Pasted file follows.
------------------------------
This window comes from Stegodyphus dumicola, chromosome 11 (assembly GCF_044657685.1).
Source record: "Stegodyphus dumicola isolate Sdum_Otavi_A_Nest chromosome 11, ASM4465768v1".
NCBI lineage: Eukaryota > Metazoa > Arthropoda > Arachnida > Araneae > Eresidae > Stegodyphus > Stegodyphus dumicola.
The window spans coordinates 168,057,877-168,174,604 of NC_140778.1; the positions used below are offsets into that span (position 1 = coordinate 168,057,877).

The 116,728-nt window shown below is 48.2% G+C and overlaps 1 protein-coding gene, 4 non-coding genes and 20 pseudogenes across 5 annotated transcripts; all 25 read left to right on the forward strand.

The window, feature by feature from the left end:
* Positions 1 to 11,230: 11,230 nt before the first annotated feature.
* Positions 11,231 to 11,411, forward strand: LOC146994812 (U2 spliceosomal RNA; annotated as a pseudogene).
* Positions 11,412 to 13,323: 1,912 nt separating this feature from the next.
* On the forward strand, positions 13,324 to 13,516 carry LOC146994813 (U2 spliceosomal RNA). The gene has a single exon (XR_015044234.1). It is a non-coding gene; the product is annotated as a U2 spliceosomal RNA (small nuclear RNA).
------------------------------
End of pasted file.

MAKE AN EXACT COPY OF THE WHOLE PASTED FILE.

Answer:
This window comes from Stegodyphus dumicola, chromosome 11 (assembly GCF_044657685.1).
Source record: "Stegodyphus dumicola isolate Sdum_Otavi_A_Nest chromosome 11, ASM4465768v1".
NCBI lineage: Eukaryota > Metazoa > Arthropoda > Arachnida > Araneae > Eresidae > Stegodyphus > Stegodyphus dumicola.
The window spans coordinates 168,057,877-168,174,604 of NC_140778.1; the positions used below are offsets into that span (position 1 = coordinate 168,057,877).

The 116,728-nt window shown below is 48.2% G+C and overlaps 1 protein-coding gene, 4 non-coding genes and 20 pseudogenes across 5 annotated transcripts; all 25 read left to right on the forward strand.

The window, feature by feature from the left end:
* Positions 1 to 11,230: 11,230 nt before the first annotated feature.
* Positions 11,231 to 11,411, forward strand: LOC146994812 (U2 spliceosomal RNA; annotated as a pseudogene).
* Positions 11,412 to 13,323: 1,912 nt separating this feature from the next.
* On the forward strand, positions 13,324 to 13,516 carry LOC146994813 (U2 spliceosomal RNA). The gene has a single exon (XR_015044234.1). It is a non-coding gene; the product is annotated as a U2 spliceosomal RNA (small nuclear RNA).